J. P. Patches

After being a "Patches Pal" all my life, I finally got to meet the great J.P. Patches during the annual Magnolia Art Show in 2001.

SEATTLE (AP) 2012— Chris Wedes, the man who delighted Seattle-area children for decades as the star clown on "The J.P. Patches Show," has died. He was 84.

A family friend who answered at a phone number listed for Wedes said he died Sunday morning. The Seattle TV station that aired his show, KIRO-TV, confirmed the death.

A cause of death wasn't immediately known. Wedes was diagnosed with blood cancer in 2007.

KIRO began airing the show in 1958 in black and white. At its peak, more than 100,000 viewers tuned in each weekday to watch Wedes as Julius Pierpont Patches, the former star of the Ding-A-Ling Circus who retired to become mayor of Seattle's city dump.

The Emmy award-winning show went off the air in September 1981, but Wedes remained a fixture at parades, parties, hospitals and community events where he was cheered by baby boomers who watched his show as children.

Known for his tattered hat, colorful patchwork coat and red nose, the character Wedes created would tumble off his tricycle, blast himself into space and play pranks on his many TV guests.

His young viewers were known as "Patches Pals," and he always reminded them to follow the rules, such as minding their parents, saying their prayers and sharing toys.

The cast ad-libbed every show rather than using a script, which appealed to kids and adults alike. It drew on the improvisational skills of Wedes and actor Bob Newman, whose many roles included that of J.P.'s masculine-looking girlfriend, Gertrude; Ketchikan the Animal Man, and Boris S. Wort, the "world's second-meanest man."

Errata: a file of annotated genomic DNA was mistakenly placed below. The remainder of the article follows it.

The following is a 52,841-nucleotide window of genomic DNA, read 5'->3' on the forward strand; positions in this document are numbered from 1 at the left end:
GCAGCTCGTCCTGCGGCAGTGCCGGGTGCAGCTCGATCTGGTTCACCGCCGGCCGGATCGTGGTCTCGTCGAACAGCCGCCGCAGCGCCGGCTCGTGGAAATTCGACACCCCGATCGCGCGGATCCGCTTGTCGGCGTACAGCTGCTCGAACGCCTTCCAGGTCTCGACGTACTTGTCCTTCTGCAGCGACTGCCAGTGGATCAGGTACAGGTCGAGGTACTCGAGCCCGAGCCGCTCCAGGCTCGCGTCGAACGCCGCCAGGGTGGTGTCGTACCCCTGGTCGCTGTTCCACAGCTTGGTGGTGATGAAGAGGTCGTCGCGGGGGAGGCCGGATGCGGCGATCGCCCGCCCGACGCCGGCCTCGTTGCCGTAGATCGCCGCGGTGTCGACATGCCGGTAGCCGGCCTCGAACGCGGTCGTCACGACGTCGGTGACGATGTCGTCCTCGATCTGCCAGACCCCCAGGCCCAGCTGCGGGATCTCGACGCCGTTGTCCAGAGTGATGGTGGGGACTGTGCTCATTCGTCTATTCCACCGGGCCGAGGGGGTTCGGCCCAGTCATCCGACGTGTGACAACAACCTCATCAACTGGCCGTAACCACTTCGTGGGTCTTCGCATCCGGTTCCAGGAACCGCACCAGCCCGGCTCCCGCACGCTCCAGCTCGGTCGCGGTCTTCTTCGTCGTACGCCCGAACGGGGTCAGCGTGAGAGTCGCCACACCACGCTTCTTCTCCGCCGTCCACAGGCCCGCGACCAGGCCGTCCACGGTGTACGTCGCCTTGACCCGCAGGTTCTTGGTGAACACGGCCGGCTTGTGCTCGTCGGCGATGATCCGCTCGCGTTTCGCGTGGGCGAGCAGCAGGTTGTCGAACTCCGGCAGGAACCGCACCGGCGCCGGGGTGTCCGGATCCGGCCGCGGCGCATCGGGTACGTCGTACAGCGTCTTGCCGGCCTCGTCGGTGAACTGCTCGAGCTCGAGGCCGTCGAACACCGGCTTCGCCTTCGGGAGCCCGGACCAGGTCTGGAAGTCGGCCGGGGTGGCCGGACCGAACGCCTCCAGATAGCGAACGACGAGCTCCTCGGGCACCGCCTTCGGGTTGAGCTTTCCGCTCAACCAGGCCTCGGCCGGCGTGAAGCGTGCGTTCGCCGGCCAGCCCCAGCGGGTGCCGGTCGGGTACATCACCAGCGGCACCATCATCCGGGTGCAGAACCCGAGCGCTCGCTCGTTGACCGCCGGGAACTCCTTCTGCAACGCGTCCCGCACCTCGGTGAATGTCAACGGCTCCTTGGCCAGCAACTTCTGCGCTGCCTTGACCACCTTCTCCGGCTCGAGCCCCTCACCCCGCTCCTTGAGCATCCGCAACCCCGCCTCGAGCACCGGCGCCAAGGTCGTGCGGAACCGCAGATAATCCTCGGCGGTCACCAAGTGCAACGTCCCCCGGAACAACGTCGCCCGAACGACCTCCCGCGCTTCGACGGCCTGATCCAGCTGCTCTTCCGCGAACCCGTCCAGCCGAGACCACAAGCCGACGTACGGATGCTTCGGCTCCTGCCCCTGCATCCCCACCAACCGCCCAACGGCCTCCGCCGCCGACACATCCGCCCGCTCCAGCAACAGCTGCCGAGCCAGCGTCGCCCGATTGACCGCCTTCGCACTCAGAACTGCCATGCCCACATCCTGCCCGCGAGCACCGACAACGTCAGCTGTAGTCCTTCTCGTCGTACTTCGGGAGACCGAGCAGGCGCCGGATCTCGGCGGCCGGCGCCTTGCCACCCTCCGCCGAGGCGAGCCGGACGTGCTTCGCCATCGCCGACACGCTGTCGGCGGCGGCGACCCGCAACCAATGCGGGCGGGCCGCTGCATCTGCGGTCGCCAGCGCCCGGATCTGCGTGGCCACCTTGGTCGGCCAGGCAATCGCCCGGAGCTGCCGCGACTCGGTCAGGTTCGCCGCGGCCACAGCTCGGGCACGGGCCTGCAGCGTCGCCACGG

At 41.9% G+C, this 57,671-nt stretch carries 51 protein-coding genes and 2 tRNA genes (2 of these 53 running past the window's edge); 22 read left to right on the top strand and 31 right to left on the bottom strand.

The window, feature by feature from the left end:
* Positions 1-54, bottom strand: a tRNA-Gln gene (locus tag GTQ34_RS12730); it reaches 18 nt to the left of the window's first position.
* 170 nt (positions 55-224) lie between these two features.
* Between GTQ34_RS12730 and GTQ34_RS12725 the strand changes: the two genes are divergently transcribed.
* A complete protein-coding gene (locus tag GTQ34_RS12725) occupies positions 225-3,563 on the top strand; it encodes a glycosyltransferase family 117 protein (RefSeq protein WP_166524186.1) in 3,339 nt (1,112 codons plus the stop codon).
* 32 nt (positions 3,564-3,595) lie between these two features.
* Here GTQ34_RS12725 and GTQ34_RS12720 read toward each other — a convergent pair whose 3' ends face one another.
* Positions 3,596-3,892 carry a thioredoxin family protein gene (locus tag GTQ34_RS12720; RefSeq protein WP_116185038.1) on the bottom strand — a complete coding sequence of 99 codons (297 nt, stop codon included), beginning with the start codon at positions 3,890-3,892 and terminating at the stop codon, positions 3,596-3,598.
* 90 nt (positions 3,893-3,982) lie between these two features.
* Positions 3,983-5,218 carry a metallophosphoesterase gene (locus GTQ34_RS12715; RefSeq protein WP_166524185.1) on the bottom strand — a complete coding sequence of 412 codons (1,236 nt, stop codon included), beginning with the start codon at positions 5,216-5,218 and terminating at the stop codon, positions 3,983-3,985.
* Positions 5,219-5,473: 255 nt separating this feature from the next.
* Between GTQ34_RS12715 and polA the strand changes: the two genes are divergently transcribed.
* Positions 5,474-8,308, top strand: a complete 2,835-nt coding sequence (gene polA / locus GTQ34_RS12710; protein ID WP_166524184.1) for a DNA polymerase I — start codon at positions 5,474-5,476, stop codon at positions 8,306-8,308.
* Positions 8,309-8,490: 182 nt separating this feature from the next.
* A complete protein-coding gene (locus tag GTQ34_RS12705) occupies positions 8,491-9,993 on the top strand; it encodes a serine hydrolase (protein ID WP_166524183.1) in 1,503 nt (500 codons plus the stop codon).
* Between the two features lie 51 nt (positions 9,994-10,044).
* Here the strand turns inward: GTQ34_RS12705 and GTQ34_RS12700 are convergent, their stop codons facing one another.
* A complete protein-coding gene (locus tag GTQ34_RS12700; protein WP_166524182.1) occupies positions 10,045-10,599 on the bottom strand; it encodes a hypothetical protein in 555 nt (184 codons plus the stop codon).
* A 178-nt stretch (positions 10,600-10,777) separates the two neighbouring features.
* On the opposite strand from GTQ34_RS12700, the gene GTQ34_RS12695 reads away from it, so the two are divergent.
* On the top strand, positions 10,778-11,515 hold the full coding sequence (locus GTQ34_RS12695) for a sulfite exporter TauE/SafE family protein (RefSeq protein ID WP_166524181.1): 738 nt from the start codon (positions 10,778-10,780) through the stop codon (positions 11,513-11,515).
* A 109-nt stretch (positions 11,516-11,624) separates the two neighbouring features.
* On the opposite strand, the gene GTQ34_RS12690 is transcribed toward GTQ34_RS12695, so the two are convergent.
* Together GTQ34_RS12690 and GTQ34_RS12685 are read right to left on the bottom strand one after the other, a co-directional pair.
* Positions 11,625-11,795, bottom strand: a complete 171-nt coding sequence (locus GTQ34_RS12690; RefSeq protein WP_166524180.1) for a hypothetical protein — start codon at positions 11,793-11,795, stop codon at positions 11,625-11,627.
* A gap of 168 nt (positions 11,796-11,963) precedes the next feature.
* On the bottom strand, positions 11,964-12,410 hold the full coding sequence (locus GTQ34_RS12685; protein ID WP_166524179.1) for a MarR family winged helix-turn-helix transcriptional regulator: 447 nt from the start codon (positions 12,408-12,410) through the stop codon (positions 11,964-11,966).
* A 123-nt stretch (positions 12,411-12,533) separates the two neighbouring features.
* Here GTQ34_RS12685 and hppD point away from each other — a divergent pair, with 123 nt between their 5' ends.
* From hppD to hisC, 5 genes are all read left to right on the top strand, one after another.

"Everyone remembers him," Newman told The Seattle Times. "He left such a mark — he will never be forgotten."

No one called Wedes by his real name, Newman said. "He was always known as the clown."

Newman last saw his friend a few months ago. "He was gradually going down, but the clown hung in there for a long time."

In a statement released Sunday night, King County executive Dow Constantine said "several generations of Seattle kids owe a bit of their personality and sense of humor to J.P. Patches. Chris Wedes, sidekick Bob Newman, and director Joe Towey created a remarkable world of improvised comedy that enthralled children and, with an occasional wink or double-entendre, let parents in on the backstage hilarity."

Wedes' friend and local media historian Feliks Banel told seattepi.com that Wedes was as nice as his clown persona.

"It was just him - he wasn't acting," Banel said.

Because he was known as Mayor of the City Dump, last year Seattle city councilwoman Jean Godden helped get a portion of a local dump renamed in honor of J.P. That section, an education center, was expected to be completed by 2014.

Banel, a "Patches Pal" who started the dump renaming effort, said that while locally produced television shows became unpopular, Wedes and J.P. Patches did not.

"He surfed the crest of local television," said Banel, who had help from Wedes on several live radio productions. "When local television was at its height, he was at his height. Then he rode the baby boomer nostalgia thing."

Wedes is survived by his wife, daughter and a granddaughter.